Price returned home, and for many years didn’t continue his work on the device. But in 1971, he learned about a new x-ray technology that would take images through metal objects. As soon as the museum agreed, Price was back in Athens, where he and an assistant took the images. These images showed a jumble of overlapping gears and teeth that would take some time to decipher, but they were the first peek inside the mechanism. Price counted over 30 gears in total, including 6 that couldn’t be seen at all from the outside. He was able to count the teeth on the gears. And the best part? He was able to use this information to build a working model of the device. By this time, Price thought the device probably only showed the workings of the sun and moon, not the planets. His model didn’t work perfectly, but it was progressing. The mechanism still held secrets, and it would take better technology to reveal them

It would be almost another 20 years before those new technologies would come along, and 30 before the device would be fully understood. The new efforts kicked off in 1988, with the team of Michael T. Wright and Allan Bromley.  Wright and Bromley took new x-ray images using more advanced techniques. The images allowed them to make better measurements and see more clearly how things fit together when the device was new. Wright was convinced that the device also tracked the planets. The gears that still sat in the mechanism all seemed to help show the motions of the moon and sun. But Wright thought that the broken-off parts looked like they might have connected to another system of gears, and maybe these gears helped show the motions of the planets. Wright constructed a model of the mechanism based on his investigations, making intelligent guesses about the gears that seemed to be missing.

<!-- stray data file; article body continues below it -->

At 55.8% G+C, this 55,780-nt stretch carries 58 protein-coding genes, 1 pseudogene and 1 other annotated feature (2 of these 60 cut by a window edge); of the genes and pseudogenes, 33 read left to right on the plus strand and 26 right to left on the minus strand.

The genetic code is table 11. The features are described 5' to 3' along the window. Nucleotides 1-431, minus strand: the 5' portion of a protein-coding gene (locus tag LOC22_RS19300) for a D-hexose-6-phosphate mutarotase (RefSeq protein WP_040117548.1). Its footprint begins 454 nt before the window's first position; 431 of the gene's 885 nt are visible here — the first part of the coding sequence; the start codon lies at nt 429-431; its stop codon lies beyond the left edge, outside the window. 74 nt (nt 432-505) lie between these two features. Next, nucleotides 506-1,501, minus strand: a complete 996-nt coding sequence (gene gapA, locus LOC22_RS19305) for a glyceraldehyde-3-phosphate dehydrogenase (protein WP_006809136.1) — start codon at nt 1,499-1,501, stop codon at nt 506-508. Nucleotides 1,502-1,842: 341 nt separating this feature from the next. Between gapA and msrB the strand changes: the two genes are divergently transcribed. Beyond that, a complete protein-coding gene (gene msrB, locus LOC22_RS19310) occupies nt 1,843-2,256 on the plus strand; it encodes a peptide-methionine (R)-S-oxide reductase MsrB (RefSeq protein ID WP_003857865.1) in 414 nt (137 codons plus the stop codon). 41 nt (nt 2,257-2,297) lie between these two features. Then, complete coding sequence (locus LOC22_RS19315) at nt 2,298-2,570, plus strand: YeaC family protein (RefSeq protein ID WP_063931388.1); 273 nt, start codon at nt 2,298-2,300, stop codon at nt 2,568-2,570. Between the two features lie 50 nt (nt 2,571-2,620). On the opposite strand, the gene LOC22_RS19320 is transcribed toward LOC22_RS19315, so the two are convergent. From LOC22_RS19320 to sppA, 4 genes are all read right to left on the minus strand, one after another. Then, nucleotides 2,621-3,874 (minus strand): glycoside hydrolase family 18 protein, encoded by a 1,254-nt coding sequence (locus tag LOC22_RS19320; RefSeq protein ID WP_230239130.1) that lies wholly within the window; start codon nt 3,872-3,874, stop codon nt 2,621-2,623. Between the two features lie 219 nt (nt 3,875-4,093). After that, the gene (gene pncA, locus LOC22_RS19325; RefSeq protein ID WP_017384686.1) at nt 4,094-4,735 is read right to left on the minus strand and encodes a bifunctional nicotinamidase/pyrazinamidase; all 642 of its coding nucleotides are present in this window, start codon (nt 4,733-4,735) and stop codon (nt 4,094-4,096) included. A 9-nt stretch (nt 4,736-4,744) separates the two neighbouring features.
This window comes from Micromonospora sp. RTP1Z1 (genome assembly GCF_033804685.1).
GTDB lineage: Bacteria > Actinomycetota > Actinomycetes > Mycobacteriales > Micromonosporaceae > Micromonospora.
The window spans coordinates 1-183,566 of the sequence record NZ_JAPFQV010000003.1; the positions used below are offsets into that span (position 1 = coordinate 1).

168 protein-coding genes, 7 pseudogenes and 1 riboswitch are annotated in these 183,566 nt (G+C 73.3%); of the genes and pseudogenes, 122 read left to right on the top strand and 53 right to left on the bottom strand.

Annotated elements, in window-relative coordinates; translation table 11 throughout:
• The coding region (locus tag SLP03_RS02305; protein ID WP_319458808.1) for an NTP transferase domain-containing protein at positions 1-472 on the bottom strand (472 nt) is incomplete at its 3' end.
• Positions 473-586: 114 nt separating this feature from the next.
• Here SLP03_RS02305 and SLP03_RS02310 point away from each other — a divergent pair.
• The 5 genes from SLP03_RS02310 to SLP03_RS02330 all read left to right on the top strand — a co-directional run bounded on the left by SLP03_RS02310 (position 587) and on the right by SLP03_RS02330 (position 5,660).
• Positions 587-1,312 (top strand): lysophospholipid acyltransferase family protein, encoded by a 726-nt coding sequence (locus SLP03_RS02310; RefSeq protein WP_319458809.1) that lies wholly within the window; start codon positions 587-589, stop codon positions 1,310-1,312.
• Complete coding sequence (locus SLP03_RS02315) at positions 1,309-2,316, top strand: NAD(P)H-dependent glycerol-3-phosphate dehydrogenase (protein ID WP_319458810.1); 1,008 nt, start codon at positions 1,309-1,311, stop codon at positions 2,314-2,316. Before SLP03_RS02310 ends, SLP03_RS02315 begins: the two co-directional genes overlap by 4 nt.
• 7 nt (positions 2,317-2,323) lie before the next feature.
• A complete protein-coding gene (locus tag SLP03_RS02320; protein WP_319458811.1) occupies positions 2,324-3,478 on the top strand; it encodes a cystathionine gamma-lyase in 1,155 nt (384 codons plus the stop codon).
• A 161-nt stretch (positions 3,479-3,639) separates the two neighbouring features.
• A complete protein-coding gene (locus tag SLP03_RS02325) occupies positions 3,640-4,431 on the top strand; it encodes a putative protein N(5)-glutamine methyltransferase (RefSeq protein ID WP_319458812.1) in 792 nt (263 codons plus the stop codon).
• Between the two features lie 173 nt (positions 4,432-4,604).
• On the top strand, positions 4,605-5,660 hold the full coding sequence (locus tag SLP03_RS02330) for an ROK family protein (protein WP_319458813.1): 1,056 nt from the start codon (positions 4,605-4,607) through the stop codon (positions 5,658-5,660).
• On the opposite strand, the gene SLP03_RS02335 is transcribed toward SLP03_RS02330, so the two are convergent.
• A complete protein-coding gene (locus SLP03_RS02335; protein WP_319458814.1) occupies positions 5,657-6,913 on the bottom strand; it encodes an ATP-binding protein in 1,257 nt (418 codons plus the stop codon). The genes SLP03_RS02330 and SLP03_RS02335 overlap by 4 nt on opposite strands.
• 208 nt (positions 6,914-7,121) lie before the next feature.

In 2005, another team came together to study the mechanism. The team included mathematicians, physicists, historians, and experts on ancient Greek artifacts and science. X-ray technology had improved even more, and they thought they could get even better images of the inside of the device. They were also able to take much better photographs of the outside of the object. They found that Wright was correct in most of his observations, and he updated his model based on the new information.

So…how DID the Antikythera mechanism work? 

A dial on the front of the device showed the months of the solar year and the constellations of the zodiac. The solar year is based on the cycles of the sun. The calendar that most of the world uses now is based on the solar year, and so were the ancient Egyptian and Roman calendars. You would turn a knob on the outside to operate the machine. This turn of the knob would set in motion dozens of hidden gears inside the box. Seven pointers on the face spun around to show where the sun, moon, and five planets were relative to the constellations of the zodiac for any date you chose. The Greeks only knew about five planets, and the system reflected their belief that the Earth was at the center of the solar system, instead of the sun. Each full turn of the sun pointer equaled one solar year.  

On the back were two more sets of dials, operated using the same knob. The upper dial showed lunar months–from full moon to full moon. This dial would allow you to see how days in the lunar calendar lined up with days in the solar calendar. A small dial inside this one showed when athletic games, like the Olympics, would happen. Finally, the second large dial on the back showed when solar and lunar eclipses would occur.

The Antikythera device is the most complicated machine we have from the ancient world. As far as we know, nothing else so complex was built until the middle ages. 

As far as we know. 

Writers in the ancient Greek and Roman world did describe complicated “planetariums” –devices that showed how the planets, sun, and moon moved through the sky. So maybe similar devices were constructed. Maybe the Antikythera mechanism was just one example. Maybe others were lost and buried, or their bronze pieces melted down to make new things. We may never know, but it’s exciting to think about the possibilities!  Maybe someday, you’ll discover a mystery. If that happens, I hope you’ll ask questions, examine it from all angles, and learn from it. And maybe, you’ll solve it! 

Sources

https://www.amphilsoc.org/sites/default/files/2019-03/attachments/Jones.pdf

https://www.britannica.com/topic/Antikythera-mechanism

https://www.nature.com/articles/s41598-021-84310-w

https://www.nature.com/articles/444534a

https://www.nature.com/articles/nature05357

https://www.smithsonianmag.com/smart-news/ancient-astronomical-calculator-even-older-we-thought-180953472/

https://www.scientificamerican.com/article/an-ancient-greek-astronomical-calculation-machine-reveals-new-secrets/

Jones, Alexander (2017) A Portable Cosmos: Revealing the Antikythera Mechanism, Scientific Wonder of the Ancient World. Oxford University Press, New York.